Once you have experience and know where you want to apply, you need a strong resume. Your resume is the first impression you make on a potential employer. Building a resume that’s interesting and follows tech industry standards will help you stand out from the competition. You can make your resume more engaging by focusing on your achievements instead of your duties and responsibilities.
For example, don’t just say you “managed a computer lab” at your student job. Instead, explain how you improved it by implementing new programs or adding new features. That’s immediately more interesting to the employer.
4. Apply the Right Way
No two businesses accept applications the same way. Read job ads carefully to make sure you submit your information correctly. For example, if a company asks you to email your resume to a specific person, write a cover letter, or submit two reference letters, make sure you do so. Submitting your resume without following instructions could affect your chances of getting the position.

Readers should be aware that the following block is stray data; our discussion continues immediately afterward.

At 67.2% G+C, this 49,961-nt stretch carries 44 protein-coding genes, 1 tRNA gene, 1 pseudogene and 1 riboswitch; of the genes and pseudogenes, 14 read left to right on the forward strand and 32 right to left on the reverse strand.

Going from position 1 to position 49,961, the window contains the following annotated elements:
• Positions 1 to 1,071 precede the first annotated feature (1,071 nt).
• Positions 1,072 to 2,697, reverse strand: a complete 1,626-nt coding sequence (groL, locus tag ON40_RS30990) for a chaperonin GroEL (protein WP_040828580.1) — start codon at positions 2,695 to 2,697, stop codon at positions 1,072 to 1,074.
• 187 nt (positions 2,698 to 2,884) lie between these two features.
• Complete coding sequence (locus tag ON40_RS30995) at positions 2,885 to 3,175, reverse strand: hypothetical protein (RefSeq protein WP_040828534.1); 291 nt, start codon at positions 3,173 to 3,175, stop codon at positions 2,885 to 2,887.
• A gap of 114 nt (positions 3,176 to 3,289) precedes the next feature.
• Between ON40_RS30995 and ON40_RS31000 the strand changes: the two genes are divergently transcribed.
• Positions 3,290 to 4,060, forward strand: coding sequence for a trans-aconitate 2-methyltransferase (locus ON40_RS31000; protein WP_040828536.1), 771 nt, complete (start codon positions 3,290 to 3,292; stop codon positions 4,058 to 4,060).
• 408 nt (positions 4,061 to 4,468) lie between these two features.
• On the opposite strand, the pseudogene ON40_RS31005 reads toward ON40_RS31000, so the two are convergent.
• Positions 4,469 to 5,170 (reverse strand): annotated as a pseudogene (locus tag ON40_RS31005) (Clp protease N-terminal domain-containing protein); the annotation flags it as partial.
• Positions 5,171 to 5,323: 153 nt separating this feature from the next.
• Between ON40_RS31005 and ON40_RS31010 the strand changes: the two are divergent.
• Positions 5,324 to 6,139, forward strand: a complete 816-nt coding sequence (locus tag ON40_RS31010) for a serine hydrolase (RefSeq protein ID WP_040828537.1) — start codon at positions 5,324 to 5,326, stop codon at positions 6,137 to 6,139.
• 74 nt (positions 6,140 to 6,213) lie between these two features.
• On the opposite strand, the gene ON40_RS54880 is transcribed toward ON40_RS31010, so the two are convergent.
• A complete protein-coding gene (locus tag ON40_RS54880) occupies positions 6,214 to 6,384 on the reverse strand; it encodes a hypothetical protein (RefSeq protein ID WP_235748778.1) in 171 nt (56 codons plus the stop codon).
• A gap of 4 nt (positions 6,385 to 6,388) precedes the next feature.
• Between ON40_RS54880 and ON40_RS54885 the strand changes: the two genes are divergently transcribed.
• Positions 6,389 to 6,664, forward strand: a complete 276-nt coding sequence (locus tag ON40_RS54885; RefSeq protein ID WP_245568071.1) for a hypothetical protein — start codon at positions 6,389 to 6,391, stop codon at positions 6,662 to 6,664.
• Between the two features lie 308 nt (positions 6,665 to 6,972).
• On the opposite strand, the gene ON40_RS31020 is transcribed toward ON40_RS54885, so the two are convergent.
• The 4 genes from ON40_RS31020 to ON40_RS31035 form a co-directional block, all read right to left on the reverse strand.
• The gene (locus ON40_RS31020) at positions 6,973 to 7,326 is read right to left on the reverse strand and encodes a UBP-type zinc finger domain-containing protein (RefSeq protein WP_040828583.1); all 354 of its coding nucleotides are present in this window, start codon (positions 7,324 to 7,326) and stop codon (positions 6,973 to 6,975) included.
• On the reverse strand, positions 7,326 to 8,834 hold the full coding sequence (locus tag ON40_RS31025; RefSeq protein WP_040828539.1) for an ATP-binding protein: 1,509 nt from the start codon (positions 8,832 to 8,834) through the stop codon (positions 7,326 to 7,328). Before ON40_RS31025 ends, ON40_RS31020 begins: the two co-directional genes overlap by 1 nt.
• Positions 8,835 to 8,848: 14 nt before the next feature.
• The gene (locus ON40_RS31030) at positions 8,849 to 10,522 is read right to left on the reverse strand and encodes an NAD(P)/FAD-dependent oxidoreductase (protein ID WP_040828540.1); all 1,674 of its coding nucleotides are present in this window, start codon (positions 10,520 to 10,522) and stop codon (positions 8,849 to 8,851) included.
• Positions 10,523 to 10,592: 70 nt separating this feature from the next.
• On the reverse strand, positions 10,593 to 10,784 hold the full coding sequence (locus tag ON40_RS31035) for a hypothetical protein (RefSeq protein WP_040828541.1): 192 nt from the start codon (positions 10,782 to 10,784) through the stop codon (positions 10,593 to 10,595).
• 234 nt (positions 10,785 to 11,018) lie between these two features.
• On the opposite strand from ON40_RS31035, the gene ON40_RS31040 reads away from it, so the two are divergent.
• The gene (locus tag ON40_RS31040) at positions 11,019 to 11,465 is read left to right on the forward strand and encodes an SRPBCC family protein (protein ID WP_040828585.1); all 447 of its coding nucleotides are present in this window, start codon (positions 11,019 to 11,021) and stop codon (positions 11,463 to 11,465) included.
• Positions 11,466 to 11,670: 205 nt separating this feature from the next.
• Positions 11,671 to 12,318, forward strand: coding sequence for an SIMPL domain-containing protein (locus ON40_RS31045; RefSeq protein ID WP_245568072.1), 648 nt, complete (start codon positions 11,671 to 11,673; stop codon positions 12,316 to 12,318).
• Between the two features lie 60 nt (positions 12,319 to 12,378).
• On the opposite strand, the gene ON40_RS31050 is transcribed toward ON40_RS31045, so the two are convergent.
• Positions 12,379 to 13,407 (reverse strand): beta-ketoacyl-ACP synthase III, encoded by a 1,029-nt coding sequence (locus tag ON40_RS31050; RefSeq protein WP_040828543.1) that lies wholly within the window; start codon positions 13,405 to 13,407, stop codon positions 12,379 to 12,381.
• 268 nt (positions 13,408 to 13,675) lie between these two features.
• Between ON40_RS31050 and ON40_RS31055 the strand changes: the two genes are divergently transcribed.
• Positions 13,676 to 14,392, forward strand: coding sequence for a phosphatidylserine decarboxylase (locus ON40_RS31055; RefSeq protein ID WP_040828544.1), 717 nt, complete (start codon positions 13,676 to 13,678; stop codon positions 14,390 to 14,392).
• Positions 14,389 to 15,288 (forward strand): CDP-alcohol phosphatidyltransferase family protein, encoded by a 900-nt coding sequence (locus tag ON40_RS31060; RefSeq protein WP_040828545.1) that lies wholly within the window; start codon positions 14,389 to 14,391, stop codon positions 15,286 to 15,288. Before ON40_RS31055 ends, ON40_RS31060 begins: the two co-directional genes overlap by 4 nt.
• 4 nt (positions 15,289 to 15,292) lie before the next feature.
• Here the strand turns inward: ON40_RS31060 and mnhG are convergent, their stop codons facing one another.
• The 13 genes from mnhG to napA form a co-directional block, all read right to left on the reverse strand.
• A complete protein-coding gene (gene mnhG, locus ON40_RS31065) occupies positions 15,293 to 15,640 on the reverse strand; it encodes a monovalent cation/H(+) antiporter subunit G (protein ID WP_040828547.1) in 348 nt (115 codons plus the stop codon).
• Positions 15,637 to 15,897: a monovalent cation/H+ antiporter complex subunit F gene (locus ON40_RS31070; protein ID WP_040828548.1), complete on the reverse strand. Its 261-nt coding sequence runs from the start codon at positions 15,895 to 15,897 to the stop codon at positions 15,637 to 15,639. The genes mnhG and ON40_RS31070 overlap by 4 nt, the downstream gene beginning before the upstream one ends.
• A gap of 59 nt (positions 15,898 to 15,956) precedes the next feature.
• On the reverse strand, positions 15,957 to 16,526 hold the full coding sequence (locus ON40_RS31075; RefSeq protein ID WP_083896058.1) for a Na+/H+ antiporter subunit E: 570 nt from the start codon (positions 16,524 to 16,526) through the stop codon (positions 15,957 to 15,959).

5. Prepare for Interviews
If you’re short-listed for an interview, it’s time to do your research. Learn about the company and the role you want. Interviewers want you to care about the position enough to learn about it in advance.
You should also prepare answers to common interview questions. Feeling prepared can help you avoid getting nervous. It will also help you appear more professional.
Lastly, collect some questions to ask the interviewer. This is your chance to ask about hours, responsibilities, school credit, and anything else you want to know. It also helps you make a good impression since it shows you’re engaged in the hiring process.